Peppers: Place whole, unwashed peppers in a plastic bag, seal, and refrigerate for a week or more. Rinse peppers just before use. For sweet peppers, cut around the stem with a small knife and lift out the core. Slice down the side to open it up and then cut out the inner membranes. Store unused portions in a sealed bag or container in the refrigerator.
 

Squash Blossoms: Squash blossoms are very perishable.  Arrange them on paper towel lined tray, cover with another cloth and then lightly wrap with plastic, refrigerate and use very soon.  Blossoms will keep for 1 week at 50ºF.  Open and inspect squash blossoms for insects before using them.  Pull off and discard the green calyxes surrounding the bottom of the blossom.  Clean blossoms by gently swishing them in a bowl of cold water.  Shake them dry.  Trim or snip out the anthers or style.  A few suggested uses for the squash blossoms:  as a garnish raw on crêpes, green salads, fruit salads, soups, and quesadillas; stuff blossoms with rice or minced meat and fry in batter; stuff blossoms with soft cheese, cooked and crumbled sausage, then bread and fry or bake; dip blossoms in a flour and cornstarch batter and fry until brown and crunchy; chop them up and add to quiche.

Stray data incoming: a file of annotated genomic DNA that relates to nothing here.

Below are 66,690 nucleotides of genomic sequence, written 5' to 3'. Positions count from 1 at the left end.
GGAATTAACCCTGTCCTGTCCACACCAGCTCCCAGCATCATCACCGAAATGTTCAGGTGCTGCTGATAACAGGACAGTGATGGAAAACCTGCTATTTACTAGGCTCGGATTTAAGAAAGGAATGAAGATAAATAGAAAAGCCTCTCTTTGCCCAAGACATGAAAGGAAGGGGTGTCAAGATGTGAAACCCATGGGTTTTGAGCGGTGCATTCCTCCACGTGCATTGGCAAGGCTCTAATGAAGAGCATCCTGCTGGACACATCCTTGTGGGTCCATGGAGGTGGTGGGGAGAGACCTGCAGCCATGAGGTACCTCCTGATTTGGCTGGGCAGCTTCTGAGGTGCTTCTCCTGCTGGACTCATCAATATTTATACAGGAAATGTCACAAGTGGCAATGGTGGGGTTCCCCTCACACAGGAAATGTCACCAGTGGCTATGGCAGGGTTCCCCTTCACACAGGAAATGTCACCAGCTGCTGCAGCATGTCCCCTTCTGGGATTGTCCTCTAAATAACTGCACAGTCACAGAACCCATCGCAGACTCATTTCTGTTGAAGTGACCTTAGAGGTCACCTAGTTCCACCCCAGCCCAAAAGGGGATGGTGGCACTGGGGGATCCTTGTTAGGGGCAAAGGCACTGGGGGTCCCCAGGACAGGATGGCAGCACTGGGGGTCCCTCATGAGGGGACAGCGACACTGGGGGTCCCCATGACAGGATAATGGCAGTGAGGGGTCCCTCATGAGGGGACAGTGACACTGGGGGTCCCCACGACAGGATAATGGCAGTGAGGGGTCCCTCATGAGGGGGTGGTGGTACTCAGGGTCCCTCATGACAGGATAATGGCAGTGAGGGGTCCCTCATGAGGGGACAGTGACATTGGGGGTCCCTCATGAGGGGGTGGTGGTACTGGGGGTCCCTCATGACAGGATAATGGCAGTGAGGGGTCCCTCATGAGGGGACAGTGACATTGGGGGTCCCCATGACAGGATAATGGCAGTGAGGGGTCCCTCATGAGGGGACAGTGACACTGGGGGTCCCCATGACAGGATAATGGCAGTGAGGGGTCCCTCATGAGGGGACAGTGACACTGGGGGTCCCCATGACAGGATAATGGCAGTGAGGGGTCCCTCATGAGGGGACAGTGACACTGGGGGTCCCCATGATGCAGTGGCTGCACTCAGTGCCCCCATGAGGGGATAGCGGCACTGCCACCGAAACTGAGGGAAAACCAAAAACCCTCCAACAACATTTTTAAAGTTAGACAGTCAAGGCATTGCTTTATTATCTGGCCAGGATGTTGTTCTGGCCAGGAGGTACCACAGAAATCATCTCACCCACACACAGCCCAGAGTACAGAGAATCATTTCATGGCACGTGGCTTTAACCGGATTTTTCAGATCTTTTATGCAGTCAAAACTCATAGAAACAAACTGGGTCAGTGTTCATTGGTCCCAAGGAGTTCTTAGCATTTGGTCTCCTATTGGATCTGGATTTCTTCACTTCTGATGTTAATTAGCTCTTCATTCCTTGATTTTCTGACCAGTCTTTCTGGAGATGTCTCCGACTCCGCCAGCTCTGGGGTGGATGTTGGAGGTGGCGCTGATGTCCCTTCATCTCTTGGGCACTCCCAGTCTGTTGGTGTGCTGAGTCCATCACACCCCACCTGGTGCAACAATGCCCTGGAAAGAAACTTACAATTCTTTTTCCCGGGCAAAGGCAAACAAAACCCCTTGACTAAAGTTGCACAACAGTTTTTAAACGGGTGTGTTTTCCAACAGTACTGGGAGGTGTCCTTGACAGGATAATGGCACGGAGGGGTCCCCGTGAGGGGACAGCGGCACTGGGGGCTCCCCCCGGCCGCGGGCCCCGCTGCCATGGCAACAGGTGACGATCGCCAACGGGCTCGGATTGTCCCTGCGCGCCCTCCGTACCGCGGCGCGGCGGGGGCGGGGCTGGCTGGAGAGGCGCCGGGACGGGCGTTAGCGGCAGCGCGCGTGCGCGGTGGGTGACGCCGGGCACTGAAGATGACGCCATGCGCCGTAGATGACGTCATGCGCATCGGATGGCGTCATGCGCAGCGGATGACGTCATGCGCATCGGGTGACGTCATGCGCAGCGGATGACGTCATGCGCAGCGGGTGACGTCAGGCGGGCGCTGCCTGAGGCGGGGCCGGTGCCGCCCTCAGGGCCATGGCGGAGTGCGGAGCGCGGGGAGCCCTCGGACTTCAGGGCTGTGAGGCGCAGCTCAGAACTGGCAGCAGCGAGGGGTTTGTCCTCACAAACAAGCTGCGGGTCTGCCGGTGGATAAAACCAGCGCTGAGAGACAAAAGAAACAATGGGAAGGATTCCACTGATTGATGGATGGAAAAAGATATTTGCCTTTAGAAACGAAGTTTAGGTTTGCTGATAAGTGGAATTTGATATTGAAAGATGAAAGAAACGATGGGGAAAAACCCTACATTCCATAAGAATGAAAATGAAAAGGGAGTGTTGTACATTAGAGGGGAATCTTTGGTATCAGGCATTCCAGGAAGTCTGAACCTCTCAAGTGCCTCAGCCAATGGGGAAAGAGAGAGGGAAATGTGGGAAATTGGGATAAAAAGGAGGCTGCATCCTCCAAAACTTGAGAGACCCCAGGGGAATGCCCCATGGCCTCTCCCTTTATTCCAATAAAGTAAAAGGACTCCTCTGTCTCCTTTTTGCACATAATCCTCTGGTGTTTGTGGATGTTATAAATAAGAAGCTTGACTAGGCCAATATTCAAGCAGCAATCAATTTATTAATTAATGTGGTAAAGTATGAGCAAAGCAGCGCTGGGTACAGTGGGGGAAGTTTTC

A few other details: All of your GREENS will keep best if stored in a plastic bag, with the top folded over and placed in the produce drawer of your refrigerator.  

* NOTE: You will notice over the course of the season that some box contents listed above say "Perhaps one of the following..."  These are items that we can’t harvest in sufficient quantities for the whole CSA to receive at one time.  We do track who gets what and we will do our best to ensure that everyone eventually receives each item.  On some items this may take several weeks, so please be patient.

Is a weekly newsletter not enough for you and you want to read more about our daily adventures or see pictures of the farm?  Follow us on Facebook at Blue Gate Farm and/or share your recipes, experiences and questions with other BGF members at Blue Gate Farm Community.
That’s about it this week, if you have any questions or comments be sure to let us know. 
Best from the farm,
Jill & Sean (and Blue, Luci & Indigo)